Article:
Think of selling before you buy

Choosing precisely when and how to pull out of an investment is one of the most important decisions an investor has to make. The company should ideally have made enough profit to make the original investment worthwhile, but still be an attractive prospect to the next buyer. Things are not made easier by changing stock […]

Choosing precisely when and how to pull out of an investment is one of the most important decisions an investor has to make.

The company should ideally have made enough profit to make the original investment worthwhile, but still be an attractive prospect to the next buyer. Things are not made easier by changing stock market fashions, which rule out flotation for all but the whizziest, high-tech ventures.

The best time to think about selling an investment is before buying it, according to Martyn Pilley, corporate finance director at RSM Robson Rhodes. `Unless it’s a family business, the fundamental strategy has to include an exit,’ he says. `You can’t just wait for an offer to come through the letterbox.’

Whether the company is owned by a management team or venture capital company, the current owners should always keep in mind the next set of owners. If the company can be made more attractive by making a new product, then investment in that product is likely to be money well spent. And if potential investors are looking for a company with European links, then making an acquisition on the continent could be the way to go.

Ten years ago, investors in a medium-sized industrial company with a good product range would naturally consider the stock market as a way to divest. But the minimum worthwhile size of a public company has gone up at the same time as traditional engineering has become less popular.

Michael Davy, director of venture capital house NatWest Equity Partners, says: `In the mid-1990s, we were able to float Cortworth, the specialist engineering company, for £65m. Now, the minimum for a company without big growth potential is £200m, perhaps up to £500m.’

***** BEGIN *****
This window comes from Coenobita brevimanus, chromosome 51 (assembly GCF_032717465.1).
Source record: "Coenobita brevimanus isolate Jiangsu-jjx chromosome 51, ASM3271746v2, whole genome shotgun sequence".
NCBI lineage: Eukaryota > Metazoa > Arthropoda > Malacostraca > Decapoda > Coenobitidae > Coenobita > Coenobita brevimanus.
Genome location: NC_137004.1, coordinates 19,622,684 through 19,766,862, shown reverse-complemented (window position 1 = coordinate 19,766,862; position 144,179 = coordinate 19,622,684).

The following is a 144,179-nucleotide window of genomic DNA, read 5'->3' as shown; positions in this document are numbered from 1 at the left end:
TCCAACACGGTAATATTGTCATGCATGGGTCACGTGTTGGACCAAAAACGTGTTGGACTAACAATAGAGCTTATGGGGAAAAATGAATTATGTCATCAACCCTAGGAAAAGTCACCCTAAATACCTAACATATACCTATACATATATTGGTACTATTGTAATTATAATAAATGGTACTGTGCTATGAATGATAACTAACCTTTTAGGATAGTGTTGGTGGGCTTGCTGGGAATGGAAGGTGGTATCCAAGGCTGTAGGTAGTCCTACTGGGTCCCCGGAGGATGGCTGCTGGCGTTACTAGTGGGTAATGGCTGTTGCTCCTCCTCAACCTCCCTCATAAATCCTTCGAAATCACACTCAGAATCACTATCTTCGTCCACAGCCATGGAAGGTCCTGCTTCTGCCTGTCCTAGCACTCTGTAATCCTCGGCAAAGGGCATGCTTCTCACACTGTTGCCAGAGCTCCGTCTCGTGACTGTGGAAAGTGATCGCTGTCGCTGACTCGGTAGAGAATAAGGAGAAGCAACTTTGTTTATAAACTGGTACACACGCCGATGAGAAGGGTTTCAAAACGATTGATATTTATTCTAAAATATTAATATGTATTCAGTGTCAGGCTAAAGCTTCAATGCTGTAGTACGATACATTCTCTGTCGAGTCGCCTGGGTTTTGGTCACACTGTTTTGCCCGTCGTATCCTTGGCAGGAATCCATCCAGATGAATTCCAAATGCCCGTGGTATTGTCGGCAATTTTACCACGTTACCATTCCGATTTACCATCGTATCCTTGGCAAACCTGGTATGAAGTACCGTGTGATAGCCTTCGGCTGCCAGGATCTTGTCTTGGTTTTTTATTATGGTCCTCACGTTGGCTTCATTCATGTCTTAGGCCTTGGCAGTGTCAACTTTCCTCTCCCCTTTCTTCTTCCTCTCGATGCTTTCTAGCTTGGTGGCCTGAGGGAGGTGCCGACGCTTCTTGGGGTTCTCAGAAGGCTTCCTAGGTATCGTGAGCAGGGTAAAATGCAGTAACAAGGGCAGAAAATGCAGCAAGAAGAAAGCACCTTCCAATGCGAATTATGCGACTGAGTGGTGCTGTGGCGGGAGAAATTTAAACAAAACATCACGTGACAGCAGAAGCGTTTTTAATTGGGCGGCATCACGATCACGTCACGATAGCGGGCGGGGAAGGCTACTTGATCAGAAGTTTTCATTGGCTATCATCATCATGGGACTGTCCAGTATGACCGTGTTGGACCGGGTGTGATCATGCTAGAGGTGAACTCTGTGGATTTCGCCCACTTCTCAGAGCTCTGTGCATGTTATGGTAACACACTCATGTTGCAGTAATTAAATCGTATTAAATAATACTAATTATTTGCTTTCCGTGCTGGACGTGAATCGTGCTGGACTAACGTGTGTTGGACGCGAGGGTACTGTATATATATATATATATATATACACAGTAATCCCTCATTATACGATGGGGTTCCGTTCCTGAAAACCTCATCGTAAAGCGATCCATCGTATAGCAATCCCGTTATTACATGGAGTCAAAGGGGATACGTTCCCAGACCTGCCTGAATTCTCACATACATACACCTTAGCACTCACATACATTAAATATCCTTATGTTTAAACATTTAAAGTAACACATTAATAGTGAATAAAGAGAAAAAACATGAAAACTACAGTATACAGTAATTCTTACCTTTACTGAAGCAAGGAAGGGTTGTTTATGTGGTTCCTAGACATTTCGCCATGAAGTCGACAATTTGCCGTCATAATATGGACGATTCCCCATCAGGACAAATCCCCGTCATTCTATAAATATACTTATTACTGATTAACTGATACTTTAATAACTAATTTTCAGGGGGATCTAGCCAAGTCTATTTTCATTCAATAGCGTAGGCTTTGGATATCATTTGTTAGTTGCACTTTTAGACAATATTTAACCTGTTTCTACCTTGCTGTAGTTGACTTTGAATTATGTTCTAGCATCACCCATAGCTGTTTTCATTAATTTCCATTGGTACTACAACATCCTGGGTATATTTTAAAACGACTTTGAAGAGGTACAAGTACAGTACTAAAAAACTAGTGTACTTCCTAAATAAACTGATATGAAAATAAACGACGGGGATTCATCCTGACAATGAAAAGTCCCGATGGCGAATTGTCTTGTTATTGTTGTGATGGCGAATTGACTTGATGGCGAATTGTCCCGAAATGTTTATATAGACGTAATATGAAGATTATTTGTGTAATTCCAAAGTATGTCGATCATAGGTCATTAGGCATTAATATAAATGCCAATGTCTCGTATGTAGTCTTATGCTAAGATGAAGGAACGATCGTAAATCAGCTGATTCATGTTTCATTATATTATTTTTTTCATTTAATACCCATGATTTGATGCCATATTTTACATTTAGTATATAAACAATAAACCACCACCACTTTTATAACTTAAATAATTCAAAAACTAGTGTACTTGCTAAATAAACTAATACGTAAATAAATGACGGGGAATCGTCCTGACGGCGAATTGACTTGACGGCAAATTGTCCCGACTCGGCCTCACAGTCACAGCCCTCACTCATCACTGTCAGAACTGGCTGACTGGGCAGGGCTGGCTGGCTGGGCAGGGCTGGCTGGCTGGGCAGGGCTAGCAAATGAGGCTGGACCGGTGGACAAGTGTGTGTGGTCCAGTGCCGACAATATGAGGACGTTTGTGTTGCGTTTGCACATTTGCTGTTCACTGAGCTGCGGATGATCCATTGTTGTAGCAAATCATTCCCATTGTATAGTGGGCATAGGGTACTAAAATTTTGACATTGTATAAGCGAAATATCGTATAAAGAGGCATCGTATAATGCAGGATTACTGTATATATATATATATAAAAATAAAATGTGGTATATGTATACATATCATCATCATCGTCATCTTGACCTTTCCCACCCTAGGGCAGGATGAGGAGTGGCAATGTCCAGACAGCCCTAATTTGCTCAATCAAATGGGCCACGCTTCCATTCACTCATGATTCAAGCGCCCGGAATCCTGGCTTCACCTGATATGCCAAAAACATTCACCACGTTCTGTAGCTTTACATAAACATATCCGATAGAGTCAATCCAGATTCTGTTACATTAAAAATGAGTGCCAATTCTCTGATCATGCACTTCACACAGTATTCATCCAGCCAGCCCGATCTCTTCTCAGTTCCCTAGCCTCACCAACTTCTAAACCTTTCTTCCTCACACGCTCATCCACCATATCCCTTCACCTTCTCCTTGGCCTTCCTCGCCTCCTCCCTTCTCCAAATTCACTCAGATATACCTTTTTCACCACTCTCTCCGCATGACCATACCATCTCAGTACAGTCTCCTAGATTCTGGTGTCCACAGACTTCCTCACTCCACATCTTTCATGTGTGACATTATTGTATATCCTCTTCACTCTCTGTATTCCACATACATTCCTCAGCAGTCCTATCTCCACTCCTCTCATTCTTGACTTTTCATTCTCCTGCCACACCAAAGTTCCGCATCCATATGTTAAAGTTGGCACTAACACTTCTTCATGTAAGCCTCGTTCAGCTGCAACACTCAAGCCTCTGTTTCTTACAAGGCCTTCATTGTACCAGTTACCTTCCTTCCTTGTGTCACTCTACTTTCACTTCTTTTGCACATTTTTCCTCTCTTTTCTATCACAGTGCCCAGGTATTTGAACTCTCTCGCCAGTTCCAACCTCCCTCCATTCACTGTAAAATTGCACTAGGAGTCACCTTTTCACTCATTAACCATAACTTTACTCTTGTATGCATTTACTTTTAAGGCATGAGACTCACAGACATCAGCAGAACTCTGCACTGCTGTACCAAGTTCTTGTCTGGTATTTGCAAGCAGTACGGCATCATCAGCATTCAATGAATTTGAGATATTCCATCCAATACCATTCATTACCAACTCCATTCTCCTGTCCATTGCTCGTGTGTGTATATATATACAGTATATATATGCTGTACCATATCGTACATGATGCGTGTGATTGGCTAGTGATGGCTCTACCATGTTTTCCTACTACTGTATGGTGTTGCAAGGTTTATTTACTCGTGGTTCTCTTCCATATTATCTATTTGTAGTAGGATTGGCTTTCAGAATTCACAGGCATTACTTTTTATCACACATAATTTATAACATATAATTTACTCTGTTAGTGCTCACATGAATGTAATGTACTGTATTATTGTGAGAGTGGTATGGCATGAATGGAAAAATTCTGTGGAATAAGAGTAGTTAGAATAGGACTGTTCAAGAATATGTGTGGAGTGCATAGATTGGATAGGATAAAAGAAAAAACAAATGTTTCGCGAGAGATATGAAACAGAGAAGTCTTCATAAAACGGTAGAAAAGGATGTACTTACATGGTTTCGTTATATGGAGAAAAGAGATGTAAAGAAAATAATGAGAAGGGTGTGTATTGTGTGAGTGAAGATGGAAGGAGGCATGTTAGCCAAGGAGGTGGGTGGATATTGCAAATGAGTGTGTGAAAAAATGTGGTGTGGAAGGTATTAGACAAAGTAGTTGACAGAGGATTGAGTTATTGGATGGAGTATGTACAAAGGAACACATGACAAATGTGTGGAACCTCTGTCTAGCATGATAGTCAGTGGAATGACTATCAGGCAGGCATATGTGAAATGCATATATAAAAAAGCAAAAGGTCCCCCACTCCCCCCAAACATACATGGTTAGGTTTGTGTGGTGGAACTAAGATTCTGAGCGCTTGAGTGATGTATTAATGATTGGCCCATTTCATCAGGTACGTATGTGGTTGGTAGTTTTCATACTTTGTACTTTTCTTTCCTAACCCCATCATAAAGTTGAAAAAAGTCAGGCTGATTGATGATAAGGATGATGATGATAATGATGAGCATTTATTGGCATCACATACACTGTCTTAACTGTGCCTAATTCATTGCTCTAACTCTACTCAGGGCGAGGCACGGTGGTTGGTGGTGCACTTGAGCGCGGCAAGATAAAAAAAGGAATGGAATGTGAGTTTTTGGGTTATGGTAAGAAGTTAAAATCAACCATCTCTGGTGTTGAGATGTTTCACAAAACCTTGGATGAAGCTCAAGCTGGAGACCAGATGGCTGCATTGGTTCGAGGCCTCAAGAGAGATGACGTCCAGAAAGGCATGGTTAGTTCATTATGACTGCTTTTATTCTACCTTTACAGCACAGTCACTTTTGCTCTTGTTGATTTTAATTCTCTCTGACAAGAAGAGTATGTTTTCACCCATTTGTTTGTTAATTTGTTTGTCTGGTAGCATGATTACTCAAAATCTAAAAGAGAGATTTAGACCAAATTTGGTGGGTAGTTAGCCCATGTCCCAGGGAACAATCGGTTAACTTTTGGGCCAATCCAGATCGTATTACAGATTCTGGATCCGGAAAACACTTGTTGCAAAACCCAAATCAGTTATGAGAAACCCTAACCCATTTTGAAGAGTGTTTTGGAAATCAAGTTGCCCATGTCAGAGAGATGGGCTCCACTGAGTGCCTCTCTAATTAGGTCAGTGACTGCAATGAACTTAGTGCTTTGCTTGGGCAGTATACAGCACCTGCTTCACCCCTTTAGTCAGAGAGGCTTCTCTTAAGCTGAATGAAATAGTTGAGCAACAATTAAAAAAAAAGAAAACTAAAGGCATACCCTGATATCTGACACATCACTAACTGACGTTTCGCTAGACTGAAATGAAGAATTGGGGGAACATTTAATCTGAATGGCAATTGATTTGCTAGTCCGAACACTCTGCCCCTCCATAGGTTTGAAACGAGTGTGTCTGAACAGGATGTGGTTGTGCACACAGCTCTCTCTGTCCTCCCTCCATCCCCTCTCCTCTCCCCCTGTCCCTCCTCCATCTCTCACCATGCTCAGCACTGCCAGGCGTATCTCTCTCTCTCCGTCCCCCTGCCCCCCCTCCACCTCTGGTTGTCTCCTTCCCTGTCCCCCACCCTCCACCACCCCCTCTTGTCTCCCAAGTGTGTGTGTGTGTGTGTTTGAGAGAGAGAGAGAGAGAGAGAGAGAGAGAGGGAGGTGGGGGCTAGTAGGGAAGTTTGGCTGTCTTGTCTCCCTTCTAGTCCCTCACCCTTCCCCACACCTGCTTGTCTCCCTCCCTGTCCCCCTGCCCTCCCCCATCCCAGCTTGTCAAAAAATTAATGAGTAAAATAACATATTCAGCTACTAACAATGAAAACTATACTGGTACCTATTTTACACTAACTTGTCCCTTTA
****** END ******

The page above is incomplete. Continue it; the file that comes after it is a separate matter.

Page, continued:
Venture capitalists unable to sell their investments to the stock exchange are starting to sell them to each other. This is partly because they have more funds and partly because there is less suspicion on the part of investors that they are being sold a company which is past its best.

So why sell up if the company is worth holding on to? `Venture capital funds have a limited life, typically around 10 years. The money comes from investors who will generally want their money back within 10 years or so.’

The most common way out for investors is simply to sell the company to another in the same industry. But where there might have been 10 potential UK buyers a few years ago there are now probably just two or three. US companies have been snapping up underpriced UK engineering firms and other countries are starting to move into the frame.

Sukhbinder Heer, corporate finance partner at Robson Rhodes, says: `A lot of European companies are looking at buying capacity in the UK. And I think we will start to see more investment from the Far East as their economies recover.’

A typical private investment in a company lasts about 3-5 years, but circumstances can mean that it is better to hang on longer. Sometimes there is just more money to be made by not selling.

In those circumstances, Heer advises owners not to panic. `The best thing to do in that case is obtain a partial realisation of the company’s value by taking out dividends each year,’ he says.